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Corporate Finance

  • Gordon Boyce
  • Simon Ville
Chapter

Abstract

Our modern capital markets are of global proportions. An investor in Sydney can buy shares in a Japanese, American or British corporation as easily as she can in an Australian one. Similarly, she may invest in a shipping enterprise, a property firm or a computer company, such is the diversity of opportunity. The broadening and restructuring of international financial markets over the last half century and the accompanying information technology revolution have made this possible. Corporations themselves think globally when seeking new investment or acquisition opportunities. Good investment decisions, by the institutional or private investor, however, require effective information channels. Vast quantities of information have become easily accessible particularly through the internet. However, as we saw in Chapter 3, the bounded rationality of the human mind means the investor’s task of selecting good-quality, reliable information may be no easier than in the past and perhaps more difficult. For companies seeking new or additional finance, signalling their worth also becomes more difficult in a crowded market.

Keywords

Corporate Governance Capital Market Stock Exchange Information Asymmetry Limited Liability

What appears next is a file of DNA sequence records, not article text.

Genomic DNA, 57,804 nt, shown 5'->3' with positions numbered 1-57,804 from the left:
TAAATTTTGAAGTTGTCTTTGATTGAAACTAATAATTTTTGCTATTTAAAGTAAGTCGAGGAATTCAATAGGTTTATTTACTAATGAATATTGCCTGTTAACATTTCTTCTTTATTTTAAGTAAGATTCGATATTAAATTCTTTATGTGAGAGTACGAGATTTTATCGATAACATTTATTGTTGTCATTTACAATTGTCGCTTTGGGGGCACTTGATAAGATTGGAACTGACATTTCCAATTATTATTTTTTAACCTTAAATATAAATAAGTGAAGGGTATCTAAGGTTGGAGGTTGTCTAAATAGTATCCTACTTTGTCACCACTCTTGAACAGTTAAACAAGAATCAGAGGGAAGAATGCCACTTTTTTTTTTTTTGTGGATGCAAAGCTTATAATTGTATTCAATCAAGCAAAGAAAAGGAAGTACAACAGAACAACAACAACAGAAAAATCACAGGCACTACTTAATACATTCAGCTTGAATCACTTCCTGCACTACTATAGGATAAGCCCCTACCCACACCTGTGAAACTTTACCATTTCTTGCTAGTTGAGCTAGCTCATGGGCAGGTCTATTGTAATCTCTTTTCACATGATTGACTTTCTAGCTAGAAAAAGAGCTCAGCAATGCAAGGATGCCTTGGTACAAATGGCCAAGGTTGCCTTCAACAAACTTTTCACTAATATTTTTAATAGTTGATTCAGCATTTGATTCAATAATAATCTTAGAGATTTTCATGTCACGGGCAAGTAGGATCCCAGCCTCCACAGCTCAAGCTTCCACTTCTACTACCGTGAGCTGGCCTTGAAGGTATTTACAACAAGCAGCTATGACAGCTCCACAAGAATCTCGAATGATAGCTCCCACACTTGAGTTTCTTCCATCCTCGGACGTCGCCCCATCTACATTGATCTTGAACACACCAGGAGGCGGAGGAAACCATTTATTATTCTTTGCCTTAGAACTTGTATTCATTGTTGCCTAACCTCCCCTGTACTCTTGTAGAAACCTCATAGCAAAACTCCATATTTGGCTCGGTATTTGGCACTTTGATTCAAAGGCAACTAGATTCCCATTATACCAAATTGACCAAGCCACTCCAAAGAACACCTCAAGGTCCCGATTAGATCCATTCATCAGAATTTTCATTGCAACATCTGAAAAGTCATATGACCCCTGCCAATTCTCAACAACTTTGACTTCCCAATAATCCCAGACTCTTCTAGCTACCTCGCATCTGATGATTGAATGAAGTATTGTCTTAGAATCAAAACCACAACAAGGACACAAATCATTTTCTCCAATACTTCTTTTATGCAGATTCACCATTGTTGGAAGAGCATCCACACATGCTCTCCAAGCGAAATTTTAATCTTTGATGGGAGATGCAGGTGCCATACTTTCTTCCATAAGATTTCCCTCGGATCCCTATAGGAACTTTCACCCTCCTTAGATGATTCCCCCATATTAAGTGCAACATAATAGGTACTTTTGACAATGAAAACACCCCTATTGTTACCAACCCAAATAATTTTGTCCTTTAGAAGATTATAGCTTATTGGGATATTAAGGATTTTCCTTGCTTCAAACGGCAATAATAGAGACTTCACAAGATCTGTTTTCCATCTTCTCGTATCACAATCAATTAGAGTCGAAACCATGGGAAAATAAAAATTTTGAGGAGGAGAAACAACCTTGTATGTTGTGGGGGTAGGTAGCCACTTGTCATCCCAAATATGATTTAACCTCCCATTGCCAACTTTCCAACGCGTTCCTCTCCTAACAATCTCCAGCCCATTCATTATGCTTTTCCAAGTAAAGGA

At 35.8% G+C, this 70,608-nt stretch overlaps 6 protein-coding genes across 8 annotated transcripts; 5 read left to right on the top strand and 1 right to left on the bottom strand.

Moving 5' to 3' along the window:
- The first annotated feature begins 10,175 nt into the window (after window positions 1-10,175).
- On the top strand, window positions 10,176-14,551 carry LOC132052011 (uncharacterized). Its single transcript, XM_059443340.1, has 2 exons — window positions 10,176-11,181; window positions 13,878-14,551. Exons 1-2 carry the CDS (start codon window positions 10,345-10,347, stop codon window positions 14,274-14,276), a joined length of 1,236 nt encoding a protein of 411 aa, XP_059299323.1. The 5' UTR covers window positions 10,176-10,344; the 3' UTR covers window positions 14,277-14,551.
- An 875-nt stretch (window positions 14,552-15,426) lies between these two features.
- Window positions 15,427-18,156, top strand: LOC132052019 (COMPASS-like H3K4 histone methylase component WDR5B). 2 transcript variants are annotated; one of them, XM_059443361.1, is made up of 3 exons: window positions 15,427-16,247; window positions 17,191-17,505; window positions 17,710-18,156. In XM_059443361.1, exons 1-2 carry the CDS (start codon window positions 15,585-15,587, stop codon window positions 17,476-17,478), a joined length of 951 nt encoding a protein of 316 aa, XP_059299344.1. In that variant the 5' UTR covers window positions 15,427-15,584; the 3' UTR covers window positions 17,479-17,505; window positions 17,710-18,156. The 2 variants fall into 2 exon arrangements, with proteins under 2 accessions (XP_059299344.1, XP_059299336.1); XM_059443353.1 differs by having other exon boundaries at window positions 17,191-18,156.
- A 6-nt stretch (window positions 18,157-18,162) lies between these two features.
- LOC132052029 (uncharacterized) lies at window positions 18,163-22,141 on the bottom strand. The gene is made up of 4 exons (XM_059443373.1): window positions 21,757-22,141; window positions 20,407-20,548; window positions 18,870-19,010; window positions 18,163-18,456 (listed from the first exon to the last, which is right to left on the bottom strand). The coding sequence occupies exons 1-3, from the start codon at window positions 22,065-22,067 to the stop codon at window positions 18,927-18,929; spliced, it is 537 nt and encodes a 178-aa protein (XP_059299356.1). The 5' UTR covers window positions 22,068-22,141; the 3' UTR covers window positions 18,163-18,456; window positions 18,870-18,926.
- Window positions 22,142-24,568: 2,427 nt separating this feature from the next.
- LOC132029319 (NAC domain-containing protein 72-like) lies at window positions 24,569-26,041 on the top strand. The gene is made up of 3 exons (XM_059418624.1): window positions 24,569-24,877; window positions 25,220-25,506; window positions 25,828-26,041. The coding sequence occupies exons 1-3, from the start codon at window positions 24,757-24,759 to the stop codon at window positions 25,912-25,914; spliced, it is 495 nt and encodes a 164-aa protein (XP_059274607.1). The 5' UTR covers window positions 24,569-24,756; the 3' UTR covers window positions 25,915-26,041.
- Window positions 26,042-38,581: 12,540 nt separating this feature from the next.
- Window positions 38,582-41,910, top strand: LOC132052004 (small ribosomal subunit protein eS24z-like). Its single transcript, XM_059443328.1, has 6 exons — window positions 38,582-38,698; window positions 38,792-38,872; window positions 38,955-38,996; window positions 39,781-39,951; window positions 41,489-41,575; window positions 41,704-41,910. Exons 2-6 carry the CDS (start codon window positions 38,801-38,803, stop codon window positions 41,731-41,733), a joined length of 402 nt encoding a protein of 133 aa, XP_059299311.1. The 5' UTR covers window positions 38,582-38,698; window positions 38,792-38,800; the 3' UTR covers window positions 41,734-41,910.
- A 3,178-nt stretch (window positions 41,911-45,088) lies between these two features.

These keywords were added by machine and not by the authors. This process is experimental and the keywords may be updated as the learning algorithm improves.

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Further Reading

  1. Baskin, J.B. and Miranti, P.J. (1997) A History of Corporate Finance (Cambridge: Cambridge University Press).CrossRefGoogle Scholar
  2. Davis, L. (1966) ‘The Capital Markets and Concentration in the United States and the United Kingdom: a Comparative Study’, Economic History Review, 2nd series, 19.Google Scholar
  3. Hudson, P. (1994) ‘Financing Firms, 1700–1850’, in M.W. Kirby and M.B. Rose (eds), Business Enterprise in Modern Britain: From the Eighteenth to the Twentieth Centuries (London: Routledge).Google Scholar
  4. Kindleberger, C.K. (1996) Manias, Panics, and Crashes: A History of Financial Crises (New York: Peter Wiley).CrossRefGoogle Scholar
  5. Lamoreaux, N. (1986) ‘Banks, Kinship and Economic Development: The New England Case’, Journal of Economic History, 46 (3).Google Scholar
  6. Michie, R. (1988) ‘Different in Name Only? The London Stock Exchange and Foreign Bourses, c. 1850–1914’, Business History, 30.Google Scholar
  7. Neal, L. (1993) The Rise of Financial Capitalism International Capital Markets in the Age of Reason (Cambridge: Cambridge University Press).Google Scholar

Copyright information

© Gordon Boyce and Simon Ville 2002

Authors and Affiliations

  • Gordon Boyce
  • Simon Ville

There are no affiliations available

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